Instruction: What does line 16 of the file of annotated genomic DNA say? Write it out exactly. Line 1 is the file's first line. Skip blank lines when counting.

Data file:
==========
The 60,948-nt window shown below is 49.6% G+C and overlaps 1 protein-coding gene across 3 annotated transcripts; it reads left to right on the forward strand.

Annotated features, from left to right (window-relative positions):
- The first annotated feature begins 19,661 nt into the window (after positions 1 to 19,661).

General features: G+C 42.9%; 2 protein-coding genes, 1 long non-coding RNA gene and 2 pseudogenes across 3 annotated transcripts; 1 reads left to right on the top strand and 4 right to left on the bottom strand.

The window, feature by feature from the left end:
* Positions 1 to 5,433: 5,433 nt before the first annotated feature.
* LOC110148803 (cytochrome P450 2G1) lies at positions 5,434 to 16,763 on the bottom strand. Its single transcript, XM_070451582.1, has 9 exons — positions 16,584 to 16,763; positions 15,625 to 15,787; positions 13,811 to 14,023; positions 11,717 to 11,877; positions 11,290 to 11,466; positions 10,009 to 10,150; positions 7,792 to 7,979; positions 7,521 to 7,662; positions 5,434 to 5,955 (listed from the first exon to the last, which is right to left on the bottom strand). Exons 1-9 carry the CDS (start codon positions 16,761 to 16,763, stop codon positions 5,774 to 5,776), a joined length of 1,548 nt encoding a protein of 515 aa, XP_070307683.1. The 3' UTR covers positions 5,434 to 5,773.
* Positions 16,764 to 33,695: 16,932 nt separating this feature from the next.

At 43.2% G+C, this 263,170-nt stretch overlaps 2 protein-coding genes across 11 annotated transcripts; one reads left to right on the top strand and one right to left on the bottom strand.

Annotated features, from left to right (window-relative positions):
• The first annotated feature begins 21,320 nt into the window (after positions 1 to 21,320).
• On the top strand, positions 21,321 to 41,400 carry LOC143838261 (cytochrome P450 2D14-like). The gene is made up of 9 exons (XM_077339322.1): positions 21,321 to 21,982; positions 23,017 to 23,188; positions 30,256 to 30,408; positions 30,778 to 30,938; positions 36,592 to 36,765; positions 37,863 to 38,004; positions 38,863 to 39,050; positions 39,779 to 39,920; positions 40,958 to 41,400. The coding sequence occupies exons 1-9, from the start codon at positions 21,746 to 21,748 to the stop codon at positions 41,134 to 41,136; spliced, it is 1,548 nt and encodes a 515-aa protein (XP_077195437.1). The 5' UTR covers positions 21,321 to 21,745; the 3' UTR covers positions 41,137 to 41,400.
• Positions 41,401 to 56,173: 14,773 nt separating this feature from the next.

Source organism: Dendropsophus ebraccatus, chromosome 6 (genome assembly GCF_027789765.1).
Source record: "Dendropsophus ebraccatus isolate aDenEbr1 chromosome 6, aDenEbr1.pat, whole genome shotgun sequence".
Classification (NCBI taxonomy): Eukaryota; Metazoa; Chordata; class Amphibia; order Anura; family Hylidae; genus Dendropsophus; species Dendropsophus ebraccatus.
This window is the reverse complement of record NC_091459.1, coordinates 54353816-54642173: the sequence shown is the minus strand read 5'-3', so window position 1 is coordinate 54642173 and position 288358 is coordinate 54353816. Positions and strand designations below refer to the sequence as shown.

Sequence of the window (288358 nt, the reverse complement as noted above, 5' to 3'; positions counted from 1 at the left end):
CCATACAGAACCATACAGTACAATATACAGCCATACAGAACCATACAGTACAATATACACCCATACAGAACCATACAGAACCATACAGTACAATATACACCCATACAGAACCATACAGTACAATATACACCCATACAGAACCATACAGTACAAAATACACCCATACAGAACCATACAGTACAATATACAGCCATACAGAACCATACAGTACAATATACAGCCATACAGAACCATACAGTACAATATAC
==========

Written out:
Classification (NCBI taxonomy): Eukaryota; Metazoa; Chordata; class Amphibia; order Anura; family Hylidae; genus Dendropsophus; species Dendropsophus ebraccatus.